Wednesday, March 20, 2013

Common Questions from New Writers

I get emails and phone calls from people with all sorts of questions. I thought it might make more sense to answer some of them here.

1. I’ve written a Christian counselling book, how can I find a publisher?
As I’ve said in this column before, unless your book is for schools then you won’t find a publisher in Botswana. They might agree to publish it, but they don’t know how to market a book for a trade market so it will sit in their storeroom, which does you no good.

For a book like this, you need to know a bit about yourself. Do you work in religion or in counselling? Do you already know people who will buy your book? Do you do speaking engagements around these topics? If the answer is yes, than I think your best bet is to self publish. Make sure you hire a good editor. Get your book designed and printed. And then market it yourself. Sell it when you move around and speak on these topics.

 2. How do I find a publisher for my novel?
Again, if your novel has no chance of being chosen as a prescribed book in Botswana, you’d rather look for a publisher elsewhere. The first place might be South Africa. You can approach publishers in South Africa directly without an agent. To find South African publishers, take a tour of the local bookstore. Which books are like yours? Note the name of the publisher. Then do research on the internet to find their website with their submission guidelines. Sometimes publishers want you to send only a synopsis of your novel. Others want the first three chapters and others want to see the entire manuscript straight away. Follow the submission guidelines to the letter; you don’t want them hating you even before they’ve read your manuscript.

If you want to see your manuscript published overseas, then in most cases you need an agent. The best place to find a good up-to-date list of agents is the website Predators and Editors. What is good about this site is they tell you if the agent is a deadbeat or if they're a star. They give you the agent’s website so you can check the other authors they represent. Do your research. And again, most agents have submission guidelines on their websites- follow them. Once an agent takes your manuscript on, they will then approach publishers on your behalf. This is good because if you have a good agent, they have connections and know what type of books each publisher is looking for so your odds of getting published are increased. But note they will not do this for free, they will be taking a percentage of your royalties, usually 10-15% but that varies. This is good in a sense because they then have a vested interest in the success of your book. If an agent asks you to pay them any money directly, say no and stop communicating with them, they are trying to cheat you.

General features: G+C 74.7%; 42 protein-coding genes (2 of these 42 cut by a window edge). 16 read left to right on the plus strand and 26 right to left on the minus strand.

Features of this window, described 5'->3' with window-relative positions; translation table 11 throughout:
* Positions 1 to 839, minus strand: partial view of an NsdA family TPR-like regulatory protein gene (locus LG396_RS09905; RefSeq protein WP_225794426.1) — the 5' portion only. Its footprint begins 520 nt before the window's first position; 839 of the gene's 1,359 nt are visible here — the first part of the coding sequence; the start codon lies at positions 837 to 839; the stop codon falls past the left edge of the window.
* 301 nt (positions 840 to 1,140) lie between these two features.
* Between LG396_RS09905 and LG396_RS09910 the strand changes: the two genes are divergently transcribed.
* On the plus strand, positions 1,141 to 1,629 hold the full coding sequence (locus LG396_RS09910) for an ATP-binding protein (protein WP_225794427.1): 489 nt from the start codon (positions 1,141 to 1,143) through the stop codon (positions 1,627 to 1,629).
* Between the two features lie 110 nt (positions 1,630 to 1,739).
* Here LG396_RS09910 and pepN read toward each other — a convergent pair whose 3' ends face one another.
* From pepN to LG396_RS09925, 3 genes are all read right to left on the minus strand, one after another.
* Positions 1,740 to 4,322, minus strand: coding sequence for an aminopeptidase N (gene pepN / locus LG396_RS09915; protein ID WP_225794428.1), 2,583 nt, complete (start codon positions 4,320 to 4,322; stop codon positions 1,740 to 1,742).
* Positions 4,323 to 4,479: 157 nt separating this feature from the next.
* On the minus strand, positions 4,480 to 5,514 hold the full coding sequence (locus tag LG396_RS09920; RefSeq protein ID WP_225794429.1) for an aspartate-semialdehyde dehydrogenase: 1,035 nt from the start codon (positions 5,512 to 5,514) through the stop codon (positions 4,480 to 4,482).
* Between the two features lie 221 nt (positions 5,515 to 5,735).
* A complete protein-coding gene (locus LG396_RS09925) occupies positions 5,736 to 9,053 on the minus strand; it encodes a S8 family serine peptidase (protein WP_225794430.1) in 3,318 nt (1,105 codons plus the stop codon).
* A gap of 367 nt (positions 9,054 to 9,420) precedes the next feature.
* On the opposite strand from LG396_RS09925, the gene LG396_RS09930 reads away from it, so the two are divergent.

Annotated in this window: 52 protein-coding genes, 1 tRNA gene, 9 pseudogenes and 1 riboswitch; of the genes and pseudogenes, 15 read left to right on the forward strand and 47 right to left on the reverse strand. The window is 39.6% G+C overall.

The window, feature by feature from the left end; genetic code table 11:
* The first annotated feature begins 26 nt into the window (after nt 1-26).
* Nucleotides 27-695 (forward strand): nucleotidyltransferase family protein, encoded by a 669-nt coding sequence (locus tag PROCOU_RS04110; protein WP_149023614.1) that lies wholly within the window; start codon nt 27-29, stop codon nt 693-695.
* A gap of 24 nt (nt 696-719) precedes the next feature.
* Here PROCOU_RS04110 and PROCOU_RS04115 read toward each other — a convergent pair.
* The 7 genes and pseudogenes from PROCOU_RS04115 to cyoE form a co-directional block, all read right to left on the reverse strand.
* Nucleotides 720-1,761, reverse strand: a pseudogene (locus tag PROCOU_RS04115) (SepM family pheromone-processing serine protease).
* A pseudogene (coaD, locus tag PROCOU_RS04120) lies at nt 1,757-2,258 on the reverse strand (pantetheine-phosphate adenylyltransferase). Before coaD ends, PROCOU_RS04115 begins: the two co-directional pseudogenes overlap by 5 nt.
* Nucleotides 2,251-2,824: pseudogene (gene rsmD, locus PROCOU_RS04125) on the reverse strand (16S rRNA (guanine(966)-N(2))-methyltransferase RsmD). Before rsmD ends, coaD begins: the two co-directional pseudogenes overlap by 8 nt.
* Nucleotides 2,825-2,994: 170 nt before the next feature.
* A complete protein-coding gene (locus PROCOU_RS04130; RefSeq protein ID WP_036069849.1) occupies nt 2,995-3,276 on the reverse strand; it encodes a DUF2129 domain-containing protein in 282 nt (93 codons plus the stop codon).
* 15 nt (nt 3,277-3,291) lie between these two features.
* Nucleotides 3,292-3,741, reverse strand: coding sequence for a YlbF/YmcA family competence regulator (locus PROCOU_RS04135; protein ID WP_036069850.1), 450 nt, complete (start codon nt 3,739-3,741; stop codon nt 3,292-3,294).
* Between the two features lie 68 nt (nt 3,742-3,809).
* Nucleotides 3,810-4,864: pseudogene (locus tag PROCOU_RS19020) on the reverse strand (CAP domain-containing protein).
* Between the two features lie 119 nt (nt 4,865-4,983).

3. How can I get my poetry or short story collection published?
Getting poetry and short story collections published is very difficult. The reason is that publishers find it difficult to sell them. If you do poetry readings often, I would suggest self publishing. Your market will be the audience at each of your readings.

If you want to get shorts stories and poems published, you would best start by being published in literary magazines. There are many online magazines and some very prestigious print magazines. The more your stories are out there, the more your name is known, and the more likely a traditional publisher will be willing to publish a collection of yours.

Some prestigious literary magazines in Southern Africa and Africa are New Contrast, Coin, African Writing, and Botsotso. But with the internet there really is no reason to restrict yourself to Africa.Most literary magazines have submission guidelines online.

4. How can I be sure they won’t steal my manuscript?
This is such a common fear of new writers but if you are careful it is one that is completely unfounded. By careful I mean, you check out the people you’re sending to. You never send to a publisher or agent that charges a reading fee. If you think about it, what would be gained by a reputable publisher stealing your manuscript? You would likely complain and complain loudly. Writers would begin to see the publisher as a crook and would stop sending them their manuscripts. The publisher, having no books to publish would go out of business. It’s simple- reputable publishers don’t steal manuscripts. 

(These questions and answers were first published in my column in The Voice newspaper, It's All Write, 4 February 2011)

1 comment:

Ann Summerville said...

I hear from many people at writing conferences that they are afraid of someone stealing their manuscript.